The dependent variables were: comprehension score, three indicators of self-reported cognitive load (difficulty, effort, frustration), enjoyment, scene recognition, subtitle recognition, and five eye tracking measures. We also collected categorical data on reading experience. Similarly to subtitles, all the questions were presented to the participants in their native languages.
To assess how participants coped with different subtitle speeds, we asked them if they had enough time to read the subtitles, if they re-read subtitles, if they missed words from the subtitles, if they had enough time to read the subtitles and follow the on-screen action and, finally, what subtitles they prefer: verbatim or condensed.
Expecting that fast subtitles would be more difficult, effortful and frustrating for viewers to process, we asked the participants to assess the difficulty of the subtitles in the clips as well as the effort they had to expend in watching them, and the level of frustration they experienced. We found the main effect of speed on difficulty and effort but not on frustration (see Table 5). Participants generally declared the lowest cognitive load in the case of slow subtitles (12 cps). There were no interactions.
Based on the assumption that if subtitles are too fast, viewers may not be able to read them, we asked the participants to recognize phrases from subtitles. We predicted that if people did not manage to read a subtitle in its entirety, their ability to recognize the subtitle wording would be hampered. However, the impact of speed on subtitle recognition did not reach statistical significance, F(2,140) = 2.529, p = .083, = .035 (see Table 9). There were no interactions.
Subtitle speed had an effect on all eye tracking measures (Table 10). There were no interactions. Slower subtitles induced more fixations and higher mean fixation duration than faster subtitles. The absolute reading time was longest in the 12 cps condition, whereas the proportional reading time was highest in the 20 cps condition. Fig 1A shows that an increase in subtitle speeds resulted in an increase in the percentage of time spent in the subtitle area, relative to subtitle duration. Subtitles in the slowest condition (12 cps) triggered the largest number of revisits, which may mean that participants read the subtitle, looked at the scene and gazed back at the subtitle area, only to find the same subtitle there. We discovered a trend, depicted in Fig 1B, that the longer the subtitle duration, the more revisits to the subtitle area. When watching slow subtitles, viewers re-read two out of three subtitles, but when watching fast subtitles, they re-read about one in five.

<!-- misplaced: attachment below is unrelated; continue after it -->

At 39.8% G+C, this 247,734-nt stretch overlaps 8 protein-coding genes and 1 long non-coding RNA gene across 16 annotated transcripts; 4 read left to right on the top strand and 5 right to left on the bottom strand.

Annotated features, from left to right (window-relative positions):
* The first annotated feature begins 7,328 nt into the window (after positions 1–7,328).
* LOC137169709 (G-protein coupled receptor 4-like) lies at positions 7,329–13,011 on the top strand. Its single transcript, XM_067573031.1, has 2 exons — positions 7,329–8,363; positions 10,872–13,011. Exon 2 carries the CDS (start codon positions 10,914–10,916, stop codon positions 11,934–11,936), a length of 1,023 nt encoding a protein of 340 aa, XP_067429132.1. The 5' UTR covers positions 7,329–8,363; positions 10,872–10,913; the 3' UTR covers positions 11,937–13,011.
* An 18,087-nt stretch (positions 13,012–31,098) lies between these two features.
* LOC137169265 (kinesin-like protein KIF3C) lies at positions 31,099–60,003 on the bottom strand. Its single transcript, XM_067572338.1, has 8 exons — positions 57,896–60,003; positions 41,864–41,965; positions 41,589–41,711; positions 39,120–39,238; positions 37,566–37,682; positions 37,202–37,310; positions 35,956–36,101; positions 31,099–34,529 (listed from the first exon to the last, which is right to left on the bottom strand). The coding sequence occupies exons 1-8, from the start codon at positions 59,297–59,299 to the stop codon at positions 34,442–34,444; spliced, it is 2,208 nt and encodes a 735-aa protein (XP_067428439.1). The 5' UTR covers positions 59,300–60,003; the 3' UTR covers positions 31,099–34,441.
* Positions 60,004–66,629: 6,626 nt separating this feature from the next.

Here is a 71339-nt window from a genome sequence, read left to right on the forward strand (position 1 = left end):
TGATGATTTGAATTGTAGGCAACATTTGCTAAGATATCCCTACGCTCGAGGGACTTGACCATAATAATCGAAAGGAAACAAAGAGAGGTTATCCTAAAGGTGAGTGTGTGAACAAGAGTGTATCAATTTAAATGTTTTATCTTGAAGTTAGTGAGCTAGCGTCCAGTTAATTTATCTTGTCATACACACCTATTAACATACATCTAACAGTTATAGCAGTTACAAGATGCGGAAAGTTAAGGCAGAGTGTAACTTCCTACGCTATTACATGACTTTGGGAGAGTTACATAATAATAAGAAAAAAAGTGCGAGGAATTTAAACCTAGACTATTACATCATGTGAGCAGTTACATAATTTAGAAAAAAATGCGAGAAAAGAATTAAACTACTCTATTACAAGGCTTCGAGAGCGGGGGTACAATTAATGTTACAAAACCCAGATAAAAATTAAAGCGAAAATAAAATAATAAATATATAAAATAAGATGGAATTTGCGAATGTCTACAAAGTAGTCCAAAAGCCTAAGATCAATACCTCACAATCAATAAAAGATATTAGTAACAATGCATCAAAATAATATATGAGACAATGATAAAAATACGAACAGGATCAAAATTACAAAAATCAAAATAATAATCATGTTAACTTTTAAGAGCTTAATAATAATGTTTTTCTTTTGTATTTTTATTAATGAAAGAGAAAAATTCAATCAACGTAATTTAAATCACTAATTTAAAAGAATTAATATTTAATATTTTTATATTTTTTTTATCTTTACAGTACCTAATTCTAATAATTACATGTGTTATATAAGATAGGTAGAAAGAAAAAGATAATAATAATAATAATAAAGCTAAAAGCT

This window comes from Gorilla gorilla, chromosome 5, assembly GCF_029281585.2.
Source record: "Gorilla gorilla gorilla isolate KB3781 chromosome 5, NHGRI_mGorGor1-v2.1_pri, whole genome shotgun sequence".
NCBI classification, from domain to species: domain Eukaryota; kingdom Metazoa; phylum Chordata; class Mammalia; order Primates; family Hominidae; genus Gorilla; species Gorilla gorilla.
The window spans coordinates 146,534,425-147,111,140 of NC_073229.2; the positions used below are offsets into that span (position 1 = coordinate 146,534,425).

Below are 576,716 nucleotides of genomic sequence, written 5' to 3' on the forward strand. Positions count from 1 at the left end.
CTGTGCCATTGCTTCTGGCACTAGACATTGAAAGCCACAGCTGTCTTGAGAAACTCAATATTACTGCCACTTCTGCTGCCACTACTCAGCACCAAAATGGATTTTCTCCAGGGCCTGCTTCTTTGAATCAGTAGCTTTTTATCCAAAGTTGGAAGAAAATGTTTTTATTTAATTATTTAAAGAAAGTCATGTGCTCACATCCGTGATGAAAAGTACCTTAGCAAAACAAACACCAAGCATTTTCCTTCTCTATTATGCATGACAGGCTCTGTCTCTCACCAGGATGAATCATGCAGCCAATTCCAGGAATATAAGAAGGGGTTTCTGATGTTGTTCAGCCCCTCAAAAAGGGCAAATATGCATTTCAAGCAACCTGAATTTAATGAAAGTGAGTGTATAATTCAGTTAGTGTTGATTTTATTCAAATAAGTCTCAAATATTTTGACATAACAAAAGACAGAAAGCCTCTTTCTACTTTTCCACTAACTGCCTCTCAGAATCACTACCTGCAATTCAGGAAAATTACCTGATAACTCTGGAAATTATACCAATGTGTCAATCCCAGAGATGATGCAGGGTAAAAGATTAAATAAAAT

There was a main effect of language on all dependent variables apart from revisits (Table 11). Post-hoc Bonferroni tests showed that Polish participants spent the least amount of time in the subtitles and differed significantly from Spanish participants in all eye tracking measures (fixation count, p = .029, 95% CI [-1.26, -.05]; mean fixation duration, p = .001, 95% CI [-56.23, -11.34]; absolute reading time, p < .000, 95% CI [-491.85, -156.68] and proportional reading time, p < .000, 95% CI [-.20, -.06]) and from English participants in the case of absolute reading time (p = .027, 95% CI [-351.12, -15.96]). Overall, Spanish participants dwelled longest in the subtitle area and their fixation duration was the longest, indicating highest effort among all the groups.
Reading experience questions showed that participants in general could cope well with all the three speeds. Most participants declared that subtitles were displayed for the right amount of time (Fig 2) and that they had sufficient time to read them as well as to follow the on-screen action (Fig 3).
Contrary to our expectations, subtitle speed did not affect comprehension, scene recognition, or enjoyment. As demonstrated by reading experience questions, participants were equally satisfied with the speed of subtitles in the slow, medium and fast conditions. In all speeds, participants declared to have had sufficient time to read the subtitles and to follow the on-screen action.
Overall, the highest cognitive load was reported by English participants, who are generally not accustomed to subtitling. In contrast, Polish participants declared lowest frustration among all the three groups. The self-report results were confirmed by eye tracking as they also spent the least amount of time in the subtitles and had lowest mean fixation duration, indicating lowest cognitive load. Despite the results from the self-reported cognitive load and enjoyment, eye tracking data showed that Spanish participants may have experienced higher cognitive load as they had highest mean fixation duration and spent the highest time reading the subtitles, as shown by both the absolute and proportional reading time. Their comprehension results were also the lowest. 59ce067264